For all the talk of cord-cutting and the rise of the digital campaign, cable television remains central to politics. Donald Trump rode billions of dollars in free media to the White House in 2016. Michael Bloomberg and Tom Steyer are running a political science experiment of sorts, blanketing the country with TV spots—and seeing their poll numbers rise accordingly. (Polling at 3 percent when he first entered the race, Bloomberg has since shot up to 15 percent—at a cost of about $30 million per percentage point.) Old people watch a lot of television. Old people vote. The best way to reach these voters is to get on TV and stay there.
Bernie Sanders’s campaign is different. Although Sanders is spending money on television and radio ads—$5 million in February alone—his campaign is built on grassroots energy and a near-monopoly on young voters. His polling with senior citizens is anemic. A recent Morning Consult poll found that Sanders led millennial voters with 43 percent support; the next highest candidate, Joe Biden, was at 16 percent. The same poll found that only 13 percent of Baby Boomers supported Sanders—half the number supporting Biden.
Sanders has framed himself as an outsider, taking on the political establishment as a democratic socialist. But as he has surged in the polls—he now leads Biden with all voters—he is increasingly running up against another establishment: the media, and particularly cable news.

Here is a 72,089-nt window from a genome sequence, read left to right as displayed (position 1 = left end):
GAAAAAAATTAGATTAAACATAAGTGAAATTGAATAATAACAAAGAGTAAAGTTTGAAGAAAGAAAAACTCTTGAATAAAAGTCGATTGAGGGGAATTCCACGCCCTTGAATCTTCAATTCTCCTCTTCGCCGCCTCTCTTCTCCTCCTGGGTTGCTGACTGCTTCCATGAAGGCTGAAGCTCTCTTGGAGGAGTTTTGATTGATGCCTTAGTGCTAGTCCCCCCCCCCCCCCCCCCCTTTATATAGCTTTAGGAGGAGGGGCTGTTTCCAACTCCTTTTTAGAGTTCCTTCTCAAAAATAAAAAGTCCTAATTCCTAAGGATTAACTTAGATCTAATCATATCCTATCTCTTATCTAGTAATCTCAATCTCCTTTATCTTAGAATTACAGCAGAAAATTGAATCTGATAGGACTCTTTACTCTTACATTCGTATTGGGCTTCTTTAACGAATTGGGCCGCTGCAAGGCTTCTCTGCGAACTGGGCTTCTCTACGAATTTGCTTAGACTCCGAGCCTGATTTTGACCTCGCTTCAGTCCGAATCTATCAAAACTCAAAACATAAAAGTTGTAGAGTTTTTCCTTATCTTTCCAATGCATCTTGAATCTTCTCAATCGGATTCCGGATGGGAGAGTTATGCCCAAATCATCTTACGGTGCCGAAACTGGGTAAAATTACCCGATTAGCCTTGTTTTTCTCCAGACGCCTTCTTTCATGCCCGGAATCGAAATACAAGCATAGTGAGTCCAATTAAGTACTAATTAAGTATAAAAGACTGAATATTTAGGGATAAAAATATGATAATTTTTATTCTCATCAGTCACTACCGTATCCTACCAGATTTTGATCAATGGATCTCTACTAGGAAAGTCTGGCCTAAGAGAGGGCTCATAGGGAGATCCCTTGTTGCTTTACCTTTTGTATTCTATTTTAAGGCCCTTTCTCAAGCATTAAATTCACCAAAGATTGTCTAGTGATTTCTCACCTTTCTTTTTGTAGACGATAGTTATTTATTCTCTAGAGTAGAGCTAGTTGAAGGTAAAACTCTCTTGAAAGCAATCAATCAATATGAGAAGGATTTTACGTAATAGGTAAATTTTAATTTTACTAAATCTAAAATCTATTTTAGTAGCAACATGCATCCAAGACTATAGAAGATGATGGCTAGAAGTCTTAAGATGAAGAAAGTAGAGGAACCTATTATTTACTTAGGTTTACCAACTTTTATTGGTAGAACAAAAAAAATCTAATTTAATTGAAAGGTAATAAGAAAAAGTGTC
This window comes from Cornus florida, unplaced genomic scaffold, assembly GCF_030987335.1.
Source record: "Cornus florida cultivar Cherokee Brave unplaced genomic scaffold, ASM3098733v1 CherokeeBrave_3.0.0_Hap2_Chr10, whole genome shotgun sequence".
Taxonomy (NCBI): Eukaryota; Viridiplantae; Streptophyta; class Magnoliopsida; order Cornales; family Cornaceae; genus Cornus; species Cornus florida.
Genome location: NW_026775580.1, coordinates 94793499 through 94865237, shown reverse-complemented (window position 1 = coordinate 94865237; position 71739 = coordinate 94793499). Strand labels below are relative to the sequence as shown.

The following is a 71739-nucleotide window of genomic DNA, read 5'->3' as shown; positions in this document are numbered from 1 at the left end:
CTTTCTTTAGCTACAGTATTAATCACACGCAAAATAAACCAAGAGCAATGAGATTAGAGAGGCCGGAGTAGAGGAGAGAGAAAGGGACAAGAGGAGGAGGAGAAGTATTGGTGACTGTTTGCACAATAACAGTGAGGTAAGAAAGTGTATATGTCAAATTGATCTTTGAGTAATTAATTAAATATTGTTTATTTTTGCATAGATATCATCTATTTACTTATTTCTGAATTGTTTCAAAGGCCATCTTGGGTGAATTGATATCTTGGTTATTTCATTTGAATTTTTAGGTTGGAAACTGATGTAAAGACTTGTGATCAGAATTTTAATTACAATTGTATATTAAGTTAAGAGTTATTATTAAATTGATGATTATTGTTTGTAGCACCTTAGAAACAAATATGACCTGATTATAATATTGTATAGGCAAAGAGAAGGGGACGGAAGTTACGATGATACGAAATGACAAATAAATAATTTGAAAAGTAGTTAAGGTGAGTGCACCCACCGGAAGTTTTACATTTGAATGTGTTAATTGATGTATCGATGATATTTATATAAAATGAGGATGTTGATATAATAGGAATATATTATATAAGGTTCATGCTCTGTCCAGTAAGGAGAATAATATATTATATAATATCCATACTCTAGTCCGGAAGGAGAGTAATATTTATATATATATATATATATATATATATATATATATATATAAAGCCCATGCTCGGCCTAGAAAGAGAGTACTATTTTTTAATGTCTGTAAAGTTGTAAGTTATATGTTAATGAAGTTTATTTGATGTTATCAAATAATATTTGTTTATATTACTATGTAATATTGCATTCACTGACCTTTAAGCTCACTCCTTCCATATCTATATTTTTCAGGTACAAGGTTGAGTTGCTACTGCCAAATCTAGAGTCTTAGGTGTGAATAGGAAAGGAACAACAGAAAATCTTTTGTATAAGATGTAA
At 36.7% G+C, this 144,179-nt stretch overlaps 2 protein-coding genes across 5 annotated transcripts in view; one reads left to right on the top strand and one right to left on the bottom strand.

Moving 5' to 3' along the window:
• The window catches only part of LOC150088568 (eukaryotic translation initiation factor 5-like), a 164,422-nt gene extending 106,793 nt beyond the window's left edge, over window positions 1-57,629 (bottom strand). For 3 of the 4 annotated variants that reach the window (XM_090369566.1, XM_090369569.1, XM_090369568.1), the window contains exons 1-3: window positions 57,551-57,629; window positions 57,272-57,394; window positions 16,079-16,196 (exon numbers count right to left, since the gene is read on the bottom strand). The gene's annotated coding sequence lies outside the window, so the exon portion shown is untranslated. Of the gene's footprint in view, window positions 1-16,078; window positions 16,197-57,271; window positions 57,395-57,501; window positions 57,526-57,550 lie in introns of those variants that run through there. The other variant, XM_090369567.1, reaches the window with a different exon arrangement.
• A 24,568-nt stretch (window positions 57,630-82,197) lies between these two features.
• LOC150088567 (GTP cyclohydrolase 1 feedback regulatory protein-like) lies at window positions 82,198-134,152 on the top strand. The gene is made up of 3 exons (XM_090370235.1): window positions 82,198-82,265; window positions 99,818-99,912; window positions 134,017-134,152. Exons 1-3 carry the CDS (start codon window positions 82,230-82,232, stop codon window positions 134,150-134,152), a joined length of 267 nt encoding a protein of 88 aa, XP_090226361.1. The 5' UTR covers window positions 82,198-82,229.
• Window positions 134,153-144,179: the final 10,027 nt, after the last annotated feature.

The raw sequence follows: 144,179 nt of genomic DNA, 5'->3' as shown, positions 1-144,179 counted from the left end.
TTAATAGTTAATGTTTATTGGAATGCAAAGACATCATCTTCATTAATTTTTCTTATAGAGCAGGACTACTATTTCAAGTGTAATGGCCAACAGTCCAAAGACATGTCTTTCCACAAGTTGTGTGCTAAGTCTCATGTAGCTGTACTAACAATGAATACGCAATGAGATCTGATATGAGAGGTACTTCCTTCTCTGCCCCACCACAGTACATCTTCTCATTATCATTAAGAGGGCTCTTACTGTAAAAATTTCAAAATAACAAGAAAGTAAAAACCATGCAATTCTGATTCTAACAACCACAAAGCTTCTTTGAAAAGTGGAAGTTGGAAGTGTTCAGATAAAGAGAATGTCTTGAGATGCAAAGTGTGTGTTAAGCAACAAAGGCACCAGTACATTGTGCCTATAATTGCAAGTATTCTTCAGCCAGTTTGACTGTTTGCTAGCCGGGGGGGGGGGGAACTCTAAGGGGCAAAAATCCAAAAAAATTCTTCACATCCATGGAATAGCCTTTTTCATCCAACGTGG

Trump’s takeover of the Republican Party was aided by a coup at Fox News. After some early turbulence, Fox quickly got in line and has become something like state TV, an echo chamber for the president’s point of view. Sanders has fewer natural allies in cable TV. In fact, the supposedly liberal network, MSNBC, has become a serious obstacle, pumping out Republican anti-Sanders talking points with increasing frequency.
After last Friday’s Democratic debate, Chris Matthews waxed apoplectic about what electing a socialist could mean for America. “I have an attitude towards [Fidel] Castro,” he said. “I believe if Castro and the Reds had won the Cold War there would have been executions in Central Park, and I might have been one of the ones getting executed. And certain other people would be there cheering, OK?” Matthews’s colleagues pointed out that Sanders was more of a Danish type of socialist than a Castro type of socialist, but to little avail.
Two days later, James Carville, Bill Clinton’s former campaign guru, went on Morning Joe to rant about how a Sanders nomination would bring about the apocalypse. Literally. “The only thing between the United States and the abyss is the Democratic Party,” he said. “That’s it. If we go the way of the British Labour Party, if we nominate Jeremy Corbyn, it’s going to be the end of days.” The same day, Chuck Todd, who also hosts NBC’s Meet the Press, read from an article from the right-wing website The Bulwark comparing supporters of Sanders, who is Jewish, to “brownshirts.”